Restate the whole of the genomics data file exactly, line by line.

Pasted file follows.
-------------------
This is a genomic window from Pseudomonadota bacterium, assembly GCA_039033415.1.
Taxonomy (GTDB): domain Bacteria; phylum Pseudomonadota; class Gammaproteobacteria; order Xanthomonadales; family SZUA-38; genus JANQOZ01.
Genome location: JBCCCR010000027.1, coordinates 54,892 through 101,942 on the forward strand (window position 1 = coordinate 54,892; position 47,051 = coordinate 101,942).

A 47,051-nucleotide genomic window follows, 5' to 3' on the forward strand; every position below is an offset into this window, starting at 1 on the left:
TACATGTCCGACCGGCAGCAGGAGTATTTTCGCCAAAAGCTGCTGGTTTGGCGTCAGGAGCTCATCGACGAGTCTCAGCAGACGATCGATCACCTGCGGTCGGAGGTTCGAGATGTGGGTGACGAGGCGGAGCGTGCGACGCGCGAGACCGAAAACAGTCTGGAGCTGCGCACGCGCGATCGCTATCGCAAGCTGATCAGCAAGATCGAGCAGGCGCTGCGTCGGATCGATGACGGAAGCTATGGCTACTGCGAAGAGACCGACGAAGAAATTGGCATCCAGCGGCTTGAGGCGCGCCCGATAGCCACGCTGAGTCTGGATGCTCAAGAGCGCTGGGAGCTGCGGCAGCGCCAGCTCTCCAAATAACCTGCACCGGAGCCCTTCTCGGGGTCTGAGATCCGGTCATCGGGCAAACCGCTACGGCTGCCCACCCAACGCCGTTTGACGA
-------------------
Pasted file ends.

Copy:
This is a genomic window from Pseudomonadota bacterium, assembly GCA_039033415.1.
Taxonomy (GTDB): domain Bacteria; phylum Pseudomonadota; class Gammaproteobacteria; order Xanthomonadales; family SZUA-38; genus JANQOZ01.
Genome location: JBCCCR010000027.1, coordinates 54,892 through 101,942 on the forward strand (window position 1 = coordinate 54,892; position 47,051 = coordinate 101,942).

A 47,051-nucleotide genomic window follows, 5' to 3' on the forward strand; every position below is an offset into this window, starting at 1 on the left:
TACATGTCCGACCGGCAGCAGGAGTATTTTCGCCAAAAGCTGCTGGTTTGGCGTCAGGAGCTCATCGACGAGTCTCAGCAGACGATCGATCACCTGCGGTCGGAGGTTCGAGATGTGGGTGACGAGGCGGAGCGTGCGACGCGCGAGACCGAAAACAGTCTGGAGCTGCGCACGCGCGATCGCTATCGCAAGCTGATCAGCAAGATCGAGCAGGCGCTGCGTCGGATCGATGACGGAAGCTATGGCTACTGCGAAGAGACCGACGAAGAAATTGGCATCCAGCGGCTTGAGGCGCGCCCGATAGCCACGCTGAGTCTGGATGCTCAAGAGCGCTGGGAGCTGCGGCAGCGCCAGCTCTCCAAATAACCTGCACCGGAGCCCTTCTCGGGGTCTGAGATCCGGTCATCGGGCAAACCGCTACGGCTGCCCACCCAACGCCGTTTGACGA